Aristotle (and the Stoics): An Interview with John Sellars

Riley Moore in Quillette:

Riley Moore: It’s difficult to discuss Aristotle without discussing everything, because Aristotle wrote about everything—ethics, logic, biology, politics, literature; anything knowable, he investigated it. You go through this in detail in your newest book, Aristotle: Understanding the World’s Greatest Philosopher. Let’s pretend I have never heard of Aristotle. Who was Aristotle, biographically? Was he a pupil of Plato just as Plato was a pupil of Socrates? Is there a direct lineage there?

John Sellars: Yes, there is. Aristotle was originally from northern Greece. His father was a doctor who died when Aristotle was about 10 years old. Aristotle is then brought up by his uncle who had been a student at Plato’s Academy some years earlier. When Aristotle reaches 17 or 18, he goes to Athens to study at Plato’s Academy and stays there for 20 years. Plato is certainly the key point of reference. Socrates, Plato, and Aristotle make up this kind of triumvirate of significant Greek thinkers, and they’re all engaging with their predecessors. We see Aristotle wrestling with Plato’s ideas and ultimately trying to break away from them in order to develop his own independent views. That’s the beginning of Aristotle’s career.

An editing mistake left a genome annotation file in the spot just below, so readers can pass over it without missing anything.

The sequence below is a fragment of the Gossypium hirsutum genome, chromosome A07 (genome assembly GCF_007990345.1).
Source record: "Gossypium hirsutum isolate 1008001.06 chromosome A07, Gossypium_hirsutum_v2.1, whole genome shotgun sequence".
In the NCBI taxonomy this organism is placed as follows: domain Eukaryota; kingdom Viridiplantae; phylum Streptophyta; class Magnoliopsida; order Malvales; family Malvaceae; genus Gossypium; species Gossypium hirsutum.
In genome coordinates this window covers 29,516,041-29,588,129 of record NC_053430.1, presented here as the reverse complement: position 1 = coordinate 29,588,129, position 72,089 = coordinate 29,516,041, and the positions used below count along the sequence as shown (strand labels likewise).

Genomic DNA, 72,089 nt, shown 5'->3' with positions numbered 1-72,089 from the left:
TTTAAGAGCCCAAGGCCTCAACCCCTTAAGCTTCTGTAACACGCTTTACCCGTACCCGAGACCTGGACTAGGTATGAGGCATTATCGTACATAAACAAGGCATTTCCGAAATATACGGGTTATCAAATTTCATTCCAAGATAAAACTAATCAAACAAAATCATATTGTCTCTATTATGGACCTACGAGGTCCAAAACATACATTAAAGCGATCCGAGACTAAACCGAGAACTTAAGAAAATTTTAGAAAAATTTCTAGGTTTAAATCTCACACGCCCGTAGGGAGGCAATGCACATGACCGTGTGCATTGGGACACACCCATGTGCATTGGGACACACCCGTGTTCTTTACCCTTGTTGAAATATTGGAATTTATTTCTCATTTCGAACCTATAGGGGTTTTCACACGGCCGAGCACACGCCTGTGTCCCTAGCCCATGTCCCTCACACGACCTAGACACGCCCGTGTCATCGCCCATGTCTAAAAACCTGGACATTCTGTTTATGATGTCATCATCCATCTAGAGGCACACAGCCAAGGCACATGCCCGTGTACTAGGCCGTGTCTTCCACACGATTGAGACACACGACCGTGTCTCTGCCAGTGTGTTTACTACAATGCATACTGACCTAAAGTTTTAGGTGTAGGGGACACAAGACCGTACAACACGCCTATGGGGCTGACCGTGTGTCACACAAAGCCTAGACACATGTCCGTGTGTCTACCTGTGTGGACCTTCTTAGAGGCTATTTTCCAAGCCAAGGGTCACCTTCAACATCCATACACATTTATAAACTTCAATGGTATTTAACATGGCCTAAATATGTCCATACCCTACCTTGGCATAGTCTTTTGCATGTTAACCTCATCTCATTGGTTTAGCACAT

Then Plato dies, and the Academy passes to Plato’s nephew. Aristotle decides that’s a good point to leave.

More here.